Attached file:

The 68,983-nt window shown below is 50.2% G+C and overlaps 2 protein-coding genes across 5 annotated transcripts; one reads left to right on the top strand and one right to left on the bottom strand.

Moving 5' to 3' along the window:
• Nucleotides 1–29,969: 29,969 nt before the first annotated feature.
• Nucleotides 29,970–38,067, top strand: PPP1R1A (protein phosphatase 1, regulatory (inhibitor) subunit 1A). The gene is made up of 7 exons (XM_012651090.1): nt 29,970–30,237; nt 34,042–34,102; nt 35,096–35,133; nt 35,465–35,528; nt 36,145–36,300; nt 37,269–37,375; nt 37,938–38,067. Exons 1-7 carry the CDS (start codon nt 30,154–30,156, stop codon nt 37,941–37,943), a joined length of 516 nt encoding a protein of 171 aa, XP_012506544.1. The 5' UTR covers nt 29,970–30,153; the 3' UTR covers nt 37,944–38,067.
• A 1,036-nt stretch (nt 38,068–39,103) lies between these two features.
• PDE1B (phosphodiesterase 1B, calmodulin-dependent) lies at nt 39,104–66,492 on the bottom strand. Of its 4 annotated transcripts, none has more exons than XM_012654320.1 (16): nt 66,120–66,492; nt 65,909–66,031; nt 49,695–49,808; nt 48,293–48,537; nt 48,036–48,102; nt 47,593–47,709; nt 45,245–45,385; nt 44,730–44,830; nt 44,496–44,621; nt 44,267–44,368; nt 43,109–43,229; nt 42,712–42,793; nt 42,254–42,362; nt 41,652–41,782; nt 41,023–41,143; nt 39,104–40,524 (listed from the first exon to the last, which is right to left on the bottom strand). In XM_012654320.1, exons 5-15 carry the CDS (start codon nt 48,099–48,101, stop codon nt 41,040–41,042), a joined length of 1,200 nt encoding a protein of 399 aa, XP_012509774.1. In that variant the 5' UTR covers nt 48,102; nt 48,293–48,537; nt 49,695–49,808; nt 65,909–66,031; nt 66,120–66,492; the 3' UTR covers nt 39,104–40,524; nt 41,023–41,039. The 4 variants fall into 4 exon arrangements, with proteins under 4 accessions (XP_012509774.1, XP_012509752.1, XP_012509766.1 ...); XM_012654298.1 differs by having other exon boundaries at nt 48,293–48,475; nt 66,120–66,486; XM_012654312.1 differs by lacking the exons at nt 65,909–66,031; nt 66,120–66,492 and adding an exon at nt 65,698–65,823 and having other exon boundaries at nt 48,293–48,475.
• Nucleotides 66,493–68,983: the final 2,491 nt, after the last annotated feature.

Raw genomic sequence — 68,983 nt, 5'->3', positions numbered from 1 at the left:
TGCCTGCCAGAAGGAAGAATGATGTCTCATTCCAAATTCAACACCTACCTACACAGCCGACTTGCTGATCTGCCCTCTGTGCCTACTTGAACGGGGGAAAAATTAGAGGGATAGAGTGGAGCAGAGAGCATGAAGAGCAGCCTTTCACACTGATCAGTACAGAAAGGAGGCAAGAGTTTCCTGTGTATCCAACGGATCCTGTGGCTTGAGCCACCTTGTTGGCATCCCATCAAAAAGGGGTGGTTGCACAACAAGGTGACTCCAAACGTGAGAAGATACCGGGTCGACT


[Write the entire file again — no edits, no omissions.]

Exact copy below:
The 68,983-nt window shown below is 50.2% G+C and overlaps 2 protein-coding genes across 5 annotated transcripts; one reads left to right on the top strand and one right to left on the bottom strand.

Moving 5' to 3' along the window:
• Nucleotides 1–29,969: 29,969 nt before the first annotated feature.
• Nucleotides 29,970–38,067, top strand: PPP1R1A (protein phosphatase 1, regulatory (inhibitor) subunit 1A). The gene is made up of 7 exons (XM_012651090.1): nt 29,970–30,237; nt 34,042–34,102; nt 35,096–35,133; nt 35,465–35,528; nt 36,145–36,300; nt 37,269–37,375; nt 37,938–38,067. Exons 1-7 carry the CDS (start codon nt 30,154–30,156, stop codon nt 37,941–37,943), a joined length of 516 nt encoding a protein of 171 aa, XP_012506544.1. The 5' UTR covers nt 29,970–30,153; the 3' UTR covers nt 37,944–38,067.
• A 1,036-nt stretch (nt 38,068–39,103) lies between these two features.
• PDE1B (phosphodiesterase 1B, calmodulin-dependent) lies at nt 39,104–66,492 on the bottom strand. Of its 4 annotated transcripts, none has more exons than XM_012654320.1 (16): nt 66,120–66,492; nt 65,909–66,031; nt 49,695–49,808; nt 48,293–48,537; nt 48,036–48,102; nt 47,593–47,709; nt 45,245–45,385; nt 44,730–44,830; nt 44,496–44,621; nt 44,267–44,368; nt 43,109–43,229; nt 42,712–42,793; nt 42,254–42,362; nt 41,652–41,782; nt 41,023–41,143; nt 39,104–40,524 (listed from the first exon to the last, which is right to left on the bottom strand). In XM_012654320.1, exons 5-15 carry the CDS (start codon nt 48,099–48,101, stop codon nt 41,040–41,042), a joined length of 1,200 nt encoding a protein of 399 aa, XP_012509774.1. In that variant the 5' UTR covers nt 48,102; nt 48,293–48,537; nt 49,695–49,808; nt 65,909–66,031; nt 66,120–66,492; the 3' UTR covers nt 39,104–40,524; nt 41,023–41,039. The 4 variants fall into 4 exon arrangements, with proteins under 4 accessions (XP_012509774.1, XP_012509752.1, XP_012509766.1 ...); XM_012654298.1 differs by having other exon boundaries at nt 48,293–48,475; nt 66,120–66,486; XM_012654312.1 differs by lacking the exons at nt 65,909–66,031; nt 66,120–66,492 and adding an exon at nt 65,698–65,823 and having other exon boundaries at nt 48,293–48,475.
• Nucleotides 66,493–68,983: the final 2,491 nt, after the last annotated feature.

Raw genomic sequence — 68,983 nt, 5'->3', positions numbered from 1 at the left:
TGCCTGCCAGAAGGAAGAATGATGTCTCATTCCAAATTCAACACCTACCTACACAGCCGACTTGCTGATCTGCCCTCTGTGCCTACTTGAACGGGGGAAAAATTAGAGGGATAGAGTGGAGCAGAGAGCATGAAGAGCAGCCTTTCACACTGATCAGTACAGAAAGGAGGCAAGAGTTTCCTGTGTATCCAACGGATCCTGTGGCTTGAGCCACCTTGTTGGCATCCCATCAAAAAGGGGTGGTTGCACAACAAGGTGACTCCAAACGTGAGAAGATACCGGGTCGACT